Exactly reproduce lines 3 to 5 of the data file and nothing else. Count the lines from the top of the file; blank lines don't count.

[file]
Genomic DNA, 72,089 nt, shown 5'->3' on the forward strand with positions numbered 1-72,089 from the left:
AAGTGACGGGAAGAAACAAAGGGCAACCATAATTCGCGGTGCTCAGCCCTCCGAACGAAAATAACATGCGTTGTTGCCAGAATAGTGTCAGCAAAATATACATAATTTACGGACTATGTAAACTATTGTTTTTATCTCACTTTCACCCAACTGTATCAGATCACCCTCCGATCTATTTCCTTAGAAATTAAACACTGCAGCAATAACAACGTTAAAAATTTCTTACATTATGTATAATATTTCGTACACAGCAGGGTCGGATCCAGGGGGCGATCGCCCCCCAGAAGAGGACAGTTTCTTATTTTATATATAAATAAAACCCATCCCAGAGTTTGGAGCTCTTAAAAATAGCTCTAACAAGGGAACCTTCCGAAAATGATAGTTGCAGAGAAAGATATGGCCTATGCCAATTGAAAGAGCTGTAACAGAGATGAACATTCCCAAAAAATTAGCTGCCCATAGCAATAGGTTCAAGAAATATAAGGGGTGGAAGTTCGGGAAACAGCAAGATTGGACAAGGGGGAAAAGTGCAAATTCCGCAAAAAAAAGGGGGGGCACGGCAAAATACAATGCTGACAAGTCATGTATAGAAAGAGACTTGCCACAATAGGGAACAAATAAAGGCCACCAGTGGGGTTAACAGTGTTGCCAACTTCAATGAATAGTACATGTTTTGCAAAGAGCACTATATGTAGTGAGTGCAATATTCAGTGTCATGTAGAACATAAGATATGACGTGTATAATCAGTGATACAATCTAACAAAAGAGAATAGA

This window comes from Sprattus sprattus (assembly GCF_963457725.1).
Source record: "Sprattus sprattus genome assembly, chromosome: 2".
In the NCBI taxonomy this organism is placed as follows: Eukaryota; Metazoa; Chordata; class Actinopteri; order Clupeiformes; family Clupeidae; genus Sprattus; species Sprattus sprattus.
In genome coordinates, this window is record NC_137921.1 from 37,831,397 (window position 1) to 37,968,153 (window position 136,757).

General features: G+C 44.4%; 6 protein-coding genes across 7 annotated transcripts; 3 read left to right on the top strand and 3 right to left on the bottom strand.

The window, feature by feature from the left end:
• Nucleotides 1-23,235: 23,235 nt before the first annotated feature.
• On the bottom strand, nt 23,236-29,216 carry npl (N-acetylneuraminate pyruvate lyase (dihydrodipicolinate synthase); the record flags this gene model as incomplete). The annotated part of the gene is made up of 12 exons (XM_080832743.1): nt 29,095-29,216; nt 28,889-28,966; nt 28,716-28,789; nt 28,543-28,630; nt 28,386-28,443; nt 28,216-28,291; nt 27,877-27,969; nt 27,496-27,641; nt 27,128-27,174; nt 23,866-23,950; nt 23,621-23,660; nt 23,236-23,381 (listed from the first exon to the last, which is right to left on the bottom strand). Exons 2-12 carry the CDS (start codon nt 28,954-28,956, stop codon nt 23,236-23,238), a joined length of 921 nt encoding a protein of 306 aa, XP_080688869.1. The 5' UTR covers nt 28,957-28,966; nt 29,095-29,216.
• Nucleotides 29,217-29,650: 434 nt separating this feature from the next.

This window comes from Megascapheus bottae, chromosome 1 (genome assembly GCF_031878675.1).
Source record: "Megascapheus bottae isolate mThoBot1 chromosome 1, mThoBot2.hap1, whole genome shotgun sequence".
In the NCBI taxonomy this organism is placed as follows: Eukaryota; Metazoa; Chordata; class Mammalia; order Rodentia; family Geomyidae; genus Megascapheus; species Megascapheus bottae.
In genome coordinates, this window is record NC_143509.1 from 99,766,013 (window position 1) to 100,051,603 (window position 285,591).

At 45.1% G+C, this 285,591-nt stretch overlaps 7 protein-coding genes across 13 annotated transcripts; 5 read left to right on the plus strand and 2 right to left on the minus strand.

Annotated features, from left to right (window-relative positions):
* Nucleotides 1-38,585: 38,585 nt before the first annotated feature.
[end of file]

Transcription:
This window comes from Sprattus sprattus (assembly GCF_963457725.1).
Source record: "Sprattus sprattus genome assembly, chromosome: 2".
In the NCBI taxonomy this organism is placed as follows: Eukaryota; Metazoa; Chordata; class Actinopteri; order Clupeiformes; family Clupeidae; genus Sprattus; species Sprattus sprattus.